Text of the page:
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      Mental health problems due to community violence exposure in a small urban setting

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          Abstract

          Objective: Studies conducted in large metropolitan inner-city communities with high violent crime rates have demonstrated an association between exposure to violence and mental health problems; therefore the purpose of this study was to determine if similar trends exist in smaller inner-city communities with substantially lower violent crime rates.

          Methods: One hundred twenty-six children and young adults living in inner-city Omaha, Nebraska, were screened for posttraumatic stress disorder (PTSD), depression, and anxiety symptoms and assessed for community violence exposure (CVE). Pearson’s correlation and analysis of variance were used to determine the relationship between PTSD, depression, and anxiety symptoms and CVE.

          Results: A statistically significant relationship was found between CVE and PTSD and anxiety symptoms among participants despite their having lower rates of exposure to violent events in comparison with other studies. No association was found between violence and depression symptoms. Additionally, the presence of anxiety and depression, as well as increased age of participants, was associated with higher rates of PTSD symptoms.

          Conclusion: We recommend that health care providers in smaller cities, where the effects of violent crime may be underestimated or overlooked, be informed of the existence of this public health problem within their community and that they screen at-risk patients for mental health problems.

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          Most cited references 43

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          The role of exposure to community violence and developmental problems among inner-city youth

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            Exposure to violence during childhood is associated with telomere erosion from 5 to 10 years of age: a longitudinal study.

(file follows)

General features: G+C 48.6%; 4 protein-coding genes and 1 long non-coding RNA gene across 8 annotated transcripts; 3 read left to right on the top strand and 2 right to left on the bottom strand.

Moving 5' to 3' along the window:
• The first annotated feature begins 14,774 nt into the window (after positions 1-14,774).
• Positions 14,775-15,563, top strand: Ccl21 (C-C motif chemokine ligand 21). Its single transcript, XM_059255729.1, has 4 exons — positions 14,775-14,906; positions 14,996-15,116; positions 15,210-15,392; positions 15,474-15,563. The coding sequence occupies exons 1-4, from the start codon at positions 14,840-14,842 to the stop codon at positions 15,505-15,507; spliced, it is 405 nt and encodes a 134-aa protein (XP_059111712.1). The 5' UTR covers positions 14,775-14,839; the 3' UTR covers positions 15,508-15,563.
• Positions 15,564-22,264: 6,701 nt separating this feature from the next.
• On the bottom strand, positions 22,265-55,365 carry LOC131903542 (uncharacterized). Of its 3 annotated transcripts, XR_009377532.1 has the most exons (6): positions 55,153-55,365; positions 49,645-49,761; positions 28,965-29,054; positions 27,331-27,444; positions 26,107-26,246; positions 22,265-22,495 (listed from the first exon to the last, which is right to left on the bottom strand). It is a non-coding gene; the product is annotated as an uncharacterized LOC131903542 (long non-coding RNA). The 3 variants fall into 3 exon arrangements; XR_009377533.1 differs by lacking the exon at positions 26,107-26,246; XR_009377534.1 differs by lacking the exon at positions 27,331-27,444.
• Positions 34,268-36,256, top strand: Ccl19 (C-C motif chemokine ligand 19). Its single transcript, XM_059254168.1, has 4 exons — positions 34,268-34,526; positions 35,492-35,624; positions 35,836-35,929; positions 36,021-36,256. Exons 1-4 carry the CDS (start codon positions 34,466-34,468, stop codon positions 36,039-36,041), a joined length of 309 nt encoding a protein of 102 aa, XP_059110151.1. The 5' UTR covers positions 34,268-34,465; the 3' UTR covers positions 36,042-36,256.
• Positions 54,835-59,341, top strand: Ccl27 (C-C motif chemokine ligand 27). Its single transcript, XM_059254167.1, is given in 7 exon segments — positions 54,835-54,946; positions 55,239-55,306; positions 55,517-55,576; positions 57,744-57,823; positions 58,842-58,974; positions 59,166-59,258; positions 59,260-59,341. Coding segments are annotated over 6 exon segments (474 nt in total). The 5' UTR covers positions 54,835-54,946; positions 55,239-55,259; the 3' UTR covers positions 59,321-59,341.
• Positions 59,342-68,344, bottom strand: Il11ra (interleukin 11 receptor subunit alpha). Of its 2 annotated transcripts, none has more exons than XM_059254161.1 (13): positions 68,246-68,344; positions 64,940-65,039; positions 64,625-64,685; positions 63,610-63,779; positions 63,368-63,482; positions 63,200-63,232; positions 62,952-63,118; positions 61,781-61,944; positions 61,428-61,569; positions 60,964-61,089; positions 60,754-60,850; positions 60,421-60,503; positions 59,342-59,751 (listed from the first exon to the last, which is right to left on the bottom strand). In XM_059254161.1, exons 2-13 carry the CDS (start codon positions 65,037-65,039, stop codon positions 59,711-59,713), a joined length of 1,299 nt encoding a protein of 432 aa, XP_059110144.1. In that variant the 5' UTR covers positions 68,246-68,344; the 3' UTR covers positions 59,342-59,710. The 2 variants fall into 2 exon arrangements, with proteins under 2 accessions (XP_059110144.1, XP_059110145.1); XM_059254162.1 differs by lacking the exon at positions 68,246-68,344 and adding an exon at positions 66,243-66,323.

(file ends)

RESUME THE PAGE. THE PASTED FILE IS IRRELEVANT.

There is increasing interest in discovering mechanisms that mediate the effects of childhood stress on late-life disease morbidity and mortality. Previous studies have suggested one potential mechanism linking stress to cellular aging, disease and mortality in humans: telomere erosion. We examined telomere erosion in relation to children's exposure to violence, a salient early-life stressor, which has known long-term consequences for well-being and is a major public-health and social-welfare problem. In the first prospective-longitudinal study with repeated telomere measurements in children while they experienced stress, we tested the hypothesis that childhood violence exposure would accelerate telomere erosion from age 5 to age 10 years. Violence was assessed as exposure to maternal domestic violence, frequent bullying victimization and physical maltreatment by an adult. Participants were 236 children (49% females; 42% with one or more violence exposures) recruited from the Environmental-Risk Longitudinal Twin Study, a nationally representative 1994-1995 birth cohort. Each child's mean relative telomere length was measured simultaneously in baseline and follow-up DNA samples, using the quantitative PCR method for T/S ratio (the ratio of telomere repeat copy numbers to single-copy gene numbers). Compared with their counterparts, the children who experienced two or more kinds of violence exposure showed significantly more telomere erosion between age-5 baseline and age-10 follow-up measurements, even after adjusting for sex, socioeconomic status and body mass index (B=-0.052, s.e.=0.021, P=0.015). This finding provides support for a mechanism linking cumulative childhood stress to telomere maintenance, observed already at a young age, with potential impact for life-long health.